Talcott Parsons’s theory of social change was shaped by the biological theory of evolution. He developed the model of ‘a paradigm of evolutionary change’. The first component of that paradigm is the process of differentiation. Parsons assumed that any society is composed of a series of subsystems that differ in terms of both their structure and their functional significance for the larger society. As society evolves, new subsystems are differentiated. This is not enough. They also must be more adaptive than earlier subsystems. Thus, the essential aspect of Parsons’s evolutionary paradigm was the adaptive upgrading. Parsonian model of social change is a positive one. When he talks about social change he concentrates on the positive aspects of change. His evolutionary scheme follows four stages of social evolution. These are mentioned below:
a)      Constitutive Symbolism: This is the earliest form of society with low level of differentiation. In such a society, a set of religious symbols control social life.
b)      Advanced Primitive Society: This is the initial phase of the start of social stratification in society. Agriculture and pastoral economy started.
c)      Intermediate Society: In this stage, writing and literary skills developed.
d)     Industrialized Society: Here traditional economy is replaced by industrial economy.
Talcott Parsons is basically a structural functionalist and he concentrated more on the equilibrium of the social system rather than change. In his schema, changes in one element lead to changes in the entire structure.
ii)            William Fielding  Ogburn (1886–1959)
As one of the most influential early American sociologists, William F. Ogburn, in his presidential address to the American Sociological Society (ASS) in December 1929, told colleagues that sociology was “not interested” in improving the world. Science, he suggested, is interested only in discovering new knowledge. For him society was simply a term for the collective responses of the individuals who comprised it, and he maintained that sociology should be confined to the measurement and tabulation of environmental change and responses to it.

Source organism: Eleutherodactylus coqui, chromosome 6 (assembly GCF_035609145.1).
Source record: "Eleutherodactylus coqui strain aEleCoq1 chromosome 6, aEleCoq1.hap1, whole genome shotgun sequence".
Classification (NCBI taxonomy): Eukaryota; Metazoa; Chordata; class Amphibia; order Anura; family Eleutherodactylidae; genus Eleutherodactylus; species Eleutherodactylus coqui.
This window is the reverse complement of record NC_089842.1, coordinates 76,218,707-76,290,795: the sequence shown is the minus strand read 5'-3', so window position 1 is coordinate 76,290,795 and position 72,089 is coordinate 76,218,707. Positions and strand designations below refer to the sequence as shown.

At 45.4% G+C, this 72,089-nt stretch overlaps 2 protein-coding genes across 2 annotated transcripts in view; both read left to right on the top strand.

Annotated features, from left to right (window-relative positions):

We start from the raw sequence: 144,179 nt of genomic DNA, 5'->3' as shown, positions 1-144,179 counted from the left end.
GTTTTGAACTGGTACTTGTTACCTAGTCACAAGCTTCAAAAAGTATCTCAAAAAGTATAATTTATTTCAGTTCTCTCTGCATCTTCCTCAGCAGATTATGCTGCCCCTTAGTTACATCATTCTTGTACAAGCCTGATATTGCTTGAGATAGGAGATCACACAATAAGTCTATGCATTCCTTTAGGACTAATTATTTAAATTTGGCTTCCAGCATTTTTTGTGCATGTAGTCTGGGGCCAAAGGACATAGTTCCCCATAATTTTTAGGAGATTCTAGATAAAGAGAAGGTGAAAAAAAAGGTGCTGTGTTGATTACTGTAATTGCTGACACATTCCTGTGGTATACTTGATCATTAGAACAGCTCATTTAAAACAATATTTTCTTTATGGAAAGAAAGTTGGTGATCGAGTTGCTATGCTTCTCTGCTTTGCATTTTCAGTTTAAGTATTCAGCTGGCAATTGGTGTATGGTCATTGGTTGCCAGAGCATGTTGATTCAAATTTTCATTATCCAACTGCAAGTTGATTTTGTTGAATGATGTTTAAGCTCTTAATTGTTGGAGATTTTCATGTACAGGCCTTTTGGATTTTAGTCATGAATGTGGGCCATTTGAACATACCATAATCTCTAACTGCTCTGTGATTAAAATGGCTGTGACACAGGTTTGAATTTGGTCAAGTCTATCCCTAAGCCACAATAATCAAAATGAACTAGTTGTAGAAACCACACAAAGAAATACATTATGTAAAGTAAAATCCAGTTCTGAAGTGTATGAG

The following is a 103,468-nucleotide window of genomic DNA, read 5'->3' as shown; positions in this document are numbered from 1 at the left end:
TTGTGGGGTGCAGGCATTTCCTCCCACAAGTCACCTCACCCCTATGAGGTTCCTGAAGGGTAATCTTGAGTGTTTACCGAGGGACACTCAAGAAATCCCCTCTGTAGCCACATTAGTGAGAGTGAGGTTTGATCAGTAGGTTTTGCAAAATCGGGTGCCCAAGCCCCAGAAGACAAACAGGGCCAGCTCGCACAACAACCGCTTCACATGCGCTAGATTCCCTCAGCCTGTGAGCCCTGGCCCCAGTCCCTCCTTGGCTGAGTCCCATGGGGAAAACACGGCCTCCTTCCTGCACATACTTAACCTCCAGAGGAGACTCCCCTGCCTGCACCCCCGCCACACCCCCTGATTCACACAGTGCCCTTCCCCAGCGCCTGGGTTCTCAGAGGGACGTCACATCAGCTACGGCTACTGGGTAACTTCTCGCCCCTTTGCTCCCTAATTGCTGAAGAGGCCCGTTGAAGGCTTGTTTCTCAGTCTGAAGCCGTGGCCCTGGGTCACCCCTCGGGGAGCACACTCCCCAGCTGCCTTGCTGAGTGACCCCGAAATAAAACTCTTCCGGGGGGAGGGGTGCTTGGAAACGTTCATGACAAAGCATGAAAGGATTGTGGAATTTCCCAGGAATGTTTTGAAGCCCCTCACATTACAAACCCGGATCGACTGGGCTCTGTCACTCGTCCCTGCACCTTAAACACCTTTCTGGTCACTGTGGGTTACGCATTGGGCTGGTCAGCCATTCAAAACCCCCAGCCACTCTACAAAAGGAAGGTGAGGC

His cultural lag theory may be considered a kind of equilibrium theory. Ogburn’s theory reasons that societies operate as homeostatic mechanisms, in that changes that upset equilibrium in one part tend to produce compensating changes to restore that equilibrium. In this situation, however, the new equilibrium condition differs from the old one and there is a lag between the two equilibrium states. The unequal rates of change produce a strain or maladjustment, which in turn produces a lag, until the more slowly changing, usually nonmaterial, culture catches up. For example, if technology changes, the curriculum may be out of date, and students will be less able to get jobs. Unemployment may then be a problem until education is modernized. In Ogburn’s words (1964:86): “A cultural lag occurs when one of two parts of culture which are correlated changes before or in greater degree than the other part does, thereby causing less adjustment between the two parts than existed previously.”
In essence, Ogburn argues that material culture and nonmaterial culture change in different ways. Change in material culture is considered to have a marked directional or progressive character. This is because there are generally agreed-upon standards of efficiency that are used to evaluate material inventions. To use aeroplanes as an example, designers keep working to develop planes that will fly higher and faster and carry more payload at a lower unit cost; and because aeroplanes can be measured against these standards, inventions in this area appear both rapidly and predictably.
In the area of nonmaterial culture (knowledge and beliefs, norms and values), on the other hand, there are often no generally accepted standards. The obvious directional character of change in material culture is lacking in many areas of nonmaterial cultures.
In addition to the differences in the directional character of change, Ogburn believes that material culture tends to change faster than nonmaterial culture. This difference in rate of culture change gives the basis for the concept of cultural lag. Material inventions bring changes that require adjustments to be made in various areas of nonmaterial culture. The invention of the automobile, for instance, freed young, unmarried men and women from direct parental observation, made it possible for people to work at great distances from their homes, and, among other things, facilitated crime by making escape easier.